01 March 2010

Thoughts on Yesterday's Gospel, or We Go to Heaven Together and to Hell By Ourselves

I know the topic of corporate salvation is A Very Big Deal and one of those things that cause many Protestants looking into Orthodoxy to cringe. However, what may surprise many is to find that Jesus himself granted forgiveness of sins based on the faith of others. Specifically, if we look at the first Gospel (St. Mark II:1-12) reading from yesterday (the story of the healing of the paralytic) we see just that:
And again he entered into Capernaum, after [some] days; and it was understood that he was in the house. And forthwith many were assembled, so that there was no room to receive [them], no not so much as about the door: and he preached the word to them. And they come to him, bringing one sick with the palsy, who was borne by four. And when they could not come nigh to him by reason of the crowd, they uncovered the roof where he was: and when they had broken [it] up, they let down the bed on which the sick with the palsy lay. When Jesus saw their faith, he said to the sick with the palsy, Son, thy sins are forgiven thee. But there were certain of the scribes sitting there, and reasoning in their hearts, Why doth this [man] thus speak blasphemies? who can forgive sins but God only? And immediately, when Jesus perceived in his spirit that they so reasoned within themselves, he said to them, Why reason ye these things in your hearts? Which is easier, to say to the sick with the palsy, [Thy] sins are forgiven thee; or to say, Arise, and take up thy bed, and walk? But that ye may know that the Son of man hath power on earth to forgive sins, he saith to the sick with the palsy, I say to thee, Arise, and take up thy bed, and go into thy house. And immediately he arose, took up the bed, and went forth before them all; so that they were all amazed, and glorified God, saying, We never saw it on this fashion.
I have drawn emphasis to the relevant passage above. What we see from the scripture's teaching is that this man who had been sick with palsy was forgiven his sins because of the faith of his friends, and their loving action to do whatever was necessary to put him in the path of the Lord. Now, I'm not saying that people don't have some responsibility for their own salvation (after all, the paralytic man could have refused to believe in his healing, and remained firmly in his bed), but it seems to me that the "ruggedly individualistic" notion of salvation is not scriptural. We are saved by the Church...and that salvation by grace is not mediated just through the enumerated Sacraments, but also through the sacrament of being brought together from all the tribes, nations, language-cultures and political persuasions in the world into one body, one holy nation, one Church. The visible expression of the mystical union is the Sacrament of Communion (which, in mystery, makes this real--that we be one flock with one shepherd). And it seems to me that through this mystical union, we are supported and support one another in faith; indeed, we go to Heaven together, and to hell by ourselves.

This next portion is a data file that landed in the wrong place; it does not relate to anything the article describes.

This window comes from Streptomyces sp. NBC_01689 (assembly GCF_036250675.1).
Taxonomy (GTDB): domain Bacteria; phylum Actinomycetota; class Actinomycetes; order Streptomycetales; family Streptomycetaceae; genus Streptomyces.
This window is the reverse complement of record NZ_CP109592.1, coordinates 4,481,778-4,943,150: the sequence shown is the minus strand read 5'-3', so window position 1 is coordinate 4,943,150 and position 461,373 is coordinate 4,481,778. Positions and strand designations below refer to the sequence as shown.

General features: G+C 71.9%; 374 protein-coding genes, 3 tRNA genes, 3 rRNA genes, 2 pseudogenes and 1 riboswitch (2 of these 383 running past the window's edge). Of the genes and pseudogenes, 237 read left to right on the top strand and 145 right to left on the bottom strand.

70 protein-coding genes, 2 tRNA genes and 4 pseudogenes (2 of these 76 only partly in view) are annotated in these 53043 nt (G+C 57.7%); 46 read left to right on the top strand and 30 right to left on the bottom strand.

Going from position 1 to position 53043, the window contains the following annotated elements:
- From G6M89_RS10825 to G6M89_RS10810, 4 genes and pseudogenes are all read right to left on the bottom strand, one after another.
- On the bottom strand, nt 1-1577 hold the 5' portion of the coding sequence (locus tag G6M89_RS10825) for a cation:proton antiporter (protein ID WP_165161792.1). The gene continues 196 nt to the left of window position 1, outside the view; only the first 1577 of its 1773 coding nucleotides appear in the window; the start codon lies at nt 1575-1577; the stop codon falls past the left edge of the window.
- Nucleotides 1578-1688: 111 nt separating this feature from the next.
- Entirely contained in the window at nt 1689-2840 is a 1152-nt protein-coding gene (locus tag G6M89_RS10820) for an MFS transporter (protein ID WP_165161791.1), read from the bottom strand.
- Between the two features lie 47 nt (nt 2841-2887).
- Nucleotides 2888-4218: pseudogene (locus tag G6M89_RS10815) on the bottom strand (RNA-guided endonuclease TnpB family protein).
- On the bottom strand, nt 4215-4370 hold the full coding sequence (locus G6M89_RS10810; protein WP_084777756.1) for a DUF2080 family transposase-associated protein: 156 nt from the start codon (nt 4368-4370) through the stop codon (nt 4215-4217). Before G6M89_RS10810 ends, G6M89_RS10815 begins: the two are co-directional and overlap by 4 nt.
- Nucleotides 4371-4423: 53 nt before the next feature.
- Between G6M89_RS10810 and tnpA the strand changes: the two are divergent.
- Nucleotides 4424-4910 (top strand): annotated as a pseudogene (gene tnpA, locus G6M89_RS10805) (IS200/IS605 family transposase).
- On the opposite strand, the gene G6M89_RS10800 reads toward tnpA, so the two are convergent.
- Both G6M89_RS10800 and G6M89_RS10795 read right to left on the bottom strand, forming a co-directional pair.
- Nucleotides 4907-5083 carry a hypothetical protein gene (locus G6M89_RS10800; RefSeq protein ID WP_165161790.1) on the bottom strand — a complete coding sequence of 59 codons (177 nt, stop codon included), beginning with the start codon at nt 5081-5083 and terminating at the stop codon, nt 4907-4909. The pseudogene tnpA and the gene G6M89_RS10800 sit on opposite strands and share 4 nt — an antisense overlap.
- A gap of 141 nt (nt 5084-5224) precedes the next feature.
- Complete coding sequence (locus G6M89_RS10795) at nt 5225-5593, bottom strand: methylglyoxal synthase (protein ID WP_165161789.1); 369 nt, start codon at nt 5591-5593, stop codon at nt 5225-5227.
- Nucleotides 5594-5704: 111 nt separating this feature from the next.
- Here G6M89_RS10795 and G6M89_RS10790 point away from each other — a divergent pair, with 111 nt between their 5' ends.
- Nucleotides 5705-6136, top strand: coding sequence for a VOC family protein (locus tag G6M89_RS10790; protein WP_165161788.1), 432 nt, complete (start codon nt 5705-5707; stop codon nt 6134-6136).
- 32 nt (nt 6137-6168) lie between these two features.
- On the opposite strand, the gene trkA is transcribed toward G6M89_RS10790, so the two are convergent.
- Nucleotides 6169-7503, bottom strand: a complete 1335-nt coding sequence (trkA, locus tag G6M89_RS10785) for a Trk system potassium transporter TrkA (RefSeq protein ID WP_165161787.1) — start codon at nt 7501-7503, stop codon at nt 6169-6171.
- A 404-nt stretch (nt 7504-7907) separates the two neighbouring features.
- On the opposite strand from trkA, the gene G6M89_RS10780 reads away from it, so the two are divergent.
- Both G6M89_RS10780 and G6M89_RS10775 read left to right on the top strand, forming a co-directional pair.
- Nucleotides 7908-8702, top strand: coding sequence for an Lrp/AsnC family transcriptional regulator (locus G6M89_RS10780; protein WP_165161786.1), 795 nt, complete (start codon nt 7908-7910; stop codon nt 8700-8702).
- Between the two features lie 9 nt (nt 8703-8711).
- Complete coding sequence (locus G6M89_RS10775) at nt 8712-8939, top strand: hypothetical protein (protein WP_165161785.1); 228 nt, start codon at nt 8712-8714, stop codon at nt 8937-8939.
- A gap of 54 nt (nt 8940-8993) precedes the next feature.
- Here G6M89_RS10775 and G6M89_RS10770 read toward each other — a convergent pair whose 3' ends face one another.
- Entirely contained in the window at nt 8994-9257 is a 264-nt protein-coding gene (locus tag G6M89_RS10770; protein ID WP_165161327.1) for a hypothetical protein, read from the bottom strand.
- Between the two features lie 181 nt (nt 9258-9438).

Pax vobiscum+


Anonymous said...

I never noticed that in this wonderful passage, and thank you for pointing it out. This element of being in it together is one of the beautiful truths of Orthodoxy.

Justinian said...

You know, I never thought of it either until becoming Orthodox. In fact, I am almost certain that any time I heard this passage preached on as a Protestant, it was presented with the idea that the love of the friends bringing the man to Jesus is why Jesus healed him of the palsy. No mention was every made about the role their faith played in the forgiveness of his sins. But that isn't what the passage says at all.

Anonymous said...

Which proves that everything is seen through colored glasses, our particular biases. And it's so "fun" to read through Scripture again, almost like it's the first time, seeing so many new and beautiful truths.

Anonymous said...

I guess I would not be described as Orthodox. In fact, many Christians would describe me as a heretic.

The comment I would like to make on this is that this story may not be as simple as that to interpret.

I have come to accept the authority of scripture. Part of that process has been the recognition that if I am having trouble accepting what it is telling me there are two possibilities. It is either not telling me what I think it is telling me or I am not submitting to its authority.

I do not accept that anyone is saved by the faith of others. I would be interested in learning the details of the translation from the original Greek.

I do believe in the importance of Christian community and fellowship. I do believe that God, through the urgings Holy Spirit, often acts indirectly through others to impact us individually rather than directly in our own lives.

So in a way the faith of his friends out him in a position to accept the Grace offered to him. However he could have, in that moment, refused to accept Jesus's command. He could have refused to accept the freedom that was offered to him. Jesus commanded him, not his friends, to arise and take up his bed.